The purpose of a brand today is not simply to secure the next customer. If it was, brands would focus entirely on sales funnels, reducing cost of delivery, maximizing price and margins. Brand managers would hover at the razors edge of minimal delivery and maximum margin, every now and then juicing up the excitement to keep things interesting for customers, then turning back to efficiency and margin management. It's not hard to imagine that a business or brand operating this way would be quite uninspiring.
Engage all audiences.
To avoid the above syndrome and to remain competitive in crowded markets, the focus of marketing must be the creation useful resources or meaningful conversations that the brand starts or joins. These conversations are where people come together in a community, tribes of shared and common interests. The conversations that gather tribes. (see also how Coca Cola describes its tribal community experience strategy )
Marketing learns from sales and consulting.
Here’s a B2B example. ASA, or the Alliance for Strategic Advantage, is a sales and business consultancy that trains sales reps and owners to focus on the other party, making the working dialog all about them. This is partly a technique that fosters positive interaction, and partly a way to build trust by being the first to give (and not pitch business) without expecting to receive (not close the sale). Although their brand website lists services provided, it's not designed to convert customers. It models conversations the firm and its principal Gene Rosendale foster every day, every week and throughout the year as they respond to the needs of companies that want to break through barriers to their growth. ASA teaches and models that the road to value is providing disinterested help in their area of specialty.
ASA's service delivery takes the form of a learn dialog, where clients come to understand methods for developing trust through genuine interest in problems, and helping through authentic matching of solutions to needs. This is how people become genuinely intrigued participants, and how participants become customers when it makes sense for them, not because they were bombarded or harassed by ad media or tireless sales persistence.
New market Debut.
The German Chamber’s Das Haus Tour is a road show with 12 stops in 12 cities. It is multi-faceted collaboration promoting sustainable and energy efficient building solutions. The German Chamber supports German business in building US markets. The companies behind Das Haus technologies and products couldn't possibly afford to spend enough on traditional advertising and sales to engage the markets they want, and DasHausTour.com is not a traditional marketing website intended to drive sales. Instead, it is designed by the German Chamber to demonstrate ideas, serve as a gathering place for like minded leaders, to engage people and stimulate interaction. Audiences include university faculty and students, governors offices, architects, sustainable building associations, developers and others. Torque developed the website as a digital marketing hub for unique blogs for each city destination, as well as YouTube Video, Twitter interaction, LinkedIn groups and mainstream media posts.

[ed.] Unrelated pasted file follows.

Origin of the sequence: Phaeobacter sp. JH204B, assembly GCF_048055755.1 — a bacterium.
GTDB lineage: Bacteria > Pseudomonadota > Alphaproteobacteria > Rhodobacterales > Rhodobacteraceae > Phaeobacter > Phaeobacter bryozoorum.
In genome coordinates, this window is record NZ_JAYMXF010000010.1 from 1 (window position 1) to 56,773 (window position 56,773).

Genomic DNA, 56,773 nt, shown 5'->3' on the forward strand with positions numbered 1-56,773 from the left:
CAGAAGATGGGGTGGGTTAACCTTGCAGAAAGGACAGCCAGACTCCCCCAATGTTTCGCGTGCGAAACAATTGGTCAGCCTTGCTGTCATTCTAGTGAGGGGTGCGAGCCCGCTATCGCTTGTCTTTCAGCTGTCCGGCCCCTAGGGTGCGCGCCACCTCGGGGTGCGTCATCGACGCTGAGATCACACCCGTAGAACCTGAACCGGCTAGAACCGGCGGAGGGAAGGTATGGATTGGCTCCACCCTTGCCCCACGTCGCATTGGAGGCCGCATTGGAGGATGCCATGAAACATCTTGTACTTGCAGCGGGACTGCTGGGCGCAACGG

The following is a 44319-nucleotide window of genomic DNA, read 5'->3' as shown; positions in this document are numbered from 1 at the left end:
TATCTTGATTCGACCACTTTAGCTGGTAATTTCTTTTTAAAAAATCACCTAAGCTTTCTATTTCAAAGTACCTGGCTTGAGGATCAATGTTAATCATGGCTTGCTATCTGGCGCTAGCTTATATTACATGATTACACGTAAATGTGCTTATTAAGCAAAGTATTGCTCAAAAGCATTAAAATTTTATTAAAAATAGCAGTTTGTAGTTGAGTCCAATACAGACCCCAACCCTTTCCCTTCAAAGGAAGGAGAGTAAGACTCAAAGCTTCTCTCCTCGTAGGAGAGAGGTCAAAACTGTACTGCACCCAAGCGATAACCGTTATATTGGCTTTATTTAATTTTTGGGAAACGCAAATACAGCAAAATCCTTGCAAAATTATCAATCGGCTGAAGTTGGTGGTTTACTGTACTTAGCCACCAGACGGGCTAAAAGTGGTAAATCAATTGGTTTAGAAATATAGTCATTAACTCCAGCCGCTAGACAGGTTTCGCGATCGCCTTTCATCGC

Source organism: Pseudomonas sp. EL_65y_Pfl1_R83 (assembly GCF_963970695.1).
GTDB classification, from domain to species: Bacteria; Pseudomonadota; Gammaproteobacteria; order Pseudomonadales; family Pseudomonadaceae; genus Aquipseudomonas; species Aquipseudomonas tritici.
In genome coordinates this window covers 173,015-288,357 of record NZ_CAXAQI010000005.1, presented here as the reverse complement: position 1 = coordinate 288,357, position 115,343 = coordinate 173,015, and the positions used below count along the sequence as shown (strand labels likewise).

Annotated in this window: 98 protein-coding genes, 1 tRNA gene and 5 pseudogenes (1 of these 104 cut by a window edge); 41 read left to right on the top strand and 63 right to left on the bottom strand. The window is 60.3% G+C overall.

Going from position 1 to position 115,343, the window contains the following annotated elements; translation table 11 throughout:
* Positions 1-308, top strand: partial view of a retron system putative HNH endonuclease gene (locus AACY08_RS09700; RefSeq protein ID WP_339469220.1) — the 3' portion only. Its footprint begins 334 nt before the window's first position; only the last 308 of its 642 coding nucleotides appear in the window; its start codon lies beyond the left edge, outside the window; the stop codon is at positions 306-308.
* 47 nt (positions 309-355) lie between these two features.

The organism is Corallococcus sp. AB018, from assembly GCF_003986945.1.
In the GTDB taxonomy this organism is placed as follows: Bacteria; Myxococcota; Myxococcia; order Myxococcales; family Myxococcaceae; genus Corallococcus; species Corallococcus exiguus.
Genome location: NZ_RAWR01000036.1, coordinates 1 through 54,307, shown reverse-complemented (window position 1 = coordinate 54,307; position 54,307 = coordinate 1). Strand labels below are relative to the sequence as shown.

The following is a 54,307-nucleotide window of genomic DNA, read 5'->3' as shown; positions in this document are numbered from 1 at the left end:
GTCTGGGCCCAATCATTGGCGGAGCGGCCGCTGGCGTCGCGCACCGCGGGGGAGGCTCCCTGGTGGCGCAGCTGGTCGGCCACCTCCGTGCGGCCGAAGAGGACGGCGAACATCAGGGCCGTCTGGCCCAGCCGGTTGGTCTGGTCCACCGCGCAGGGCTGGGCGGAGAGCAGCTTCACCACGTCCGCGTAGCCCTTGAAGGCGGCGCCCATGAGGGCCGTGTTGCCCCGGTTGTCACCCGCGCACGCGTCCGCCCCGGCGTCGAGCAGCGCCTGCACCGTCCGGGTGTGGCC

Engage by design.
Similarly, when Torque developed the Holabird and Root website, we avoided a hard sell of the company's history or work. Although the site is loaded with nearly 400 images of past projects, it is designed to provide substance for visions, many of who are planners working through the creative process of erecting a building. The site is a “visual aid” and talking support for the firm’s principals as they lead the visioning process for what the future of organizations can be, as expressed through the careful design and creation of spaces and experiences. The site designed to accept further content to engage users involved in the development process.
The business you’re in.
If this idea resonates, you can move beyond thinking of marketing as a process of driving customer leads, and instead focus on engaging interested users in in communities and conversations of shared interest. Here are 11 starting points to guide in taking care of users first, and enabling customers to follow:
- Stay close to your mission for navigating change and value in the market: the bigger reason “why” behind your core business.
- Draft a plan to write, speak, publish and interact as a guide to navigating the environment or context of where each of your user audiences operate.
- Design and build digital “arms” that reach into your community of users. With the website at the center, build out your presence in social communities, blogs, synergistic websites, eNewsletters and online channels.
- Engage existing communities.
- Ask questions; no one has all the answers.
- Remember all your audience tribes: one example that is often forgotten except by the HR office is the imperative of future talent; the people who would like to work or may one day work for your organization (or whom you may well be pleading to come to work!).
- Invite contributors: guest experts and complimentary organizations—multiple networks linking together expand exponentially.
- Illustrate your ideas with well-designed examples and carefully simplified and clarified information.
- Use high production value and strong design to improve meaning, use, feel and engagement.
- Make your brand more usable by automating processes and allowing self service access to your resources.
- Provide practical tools: steps, guides and practices.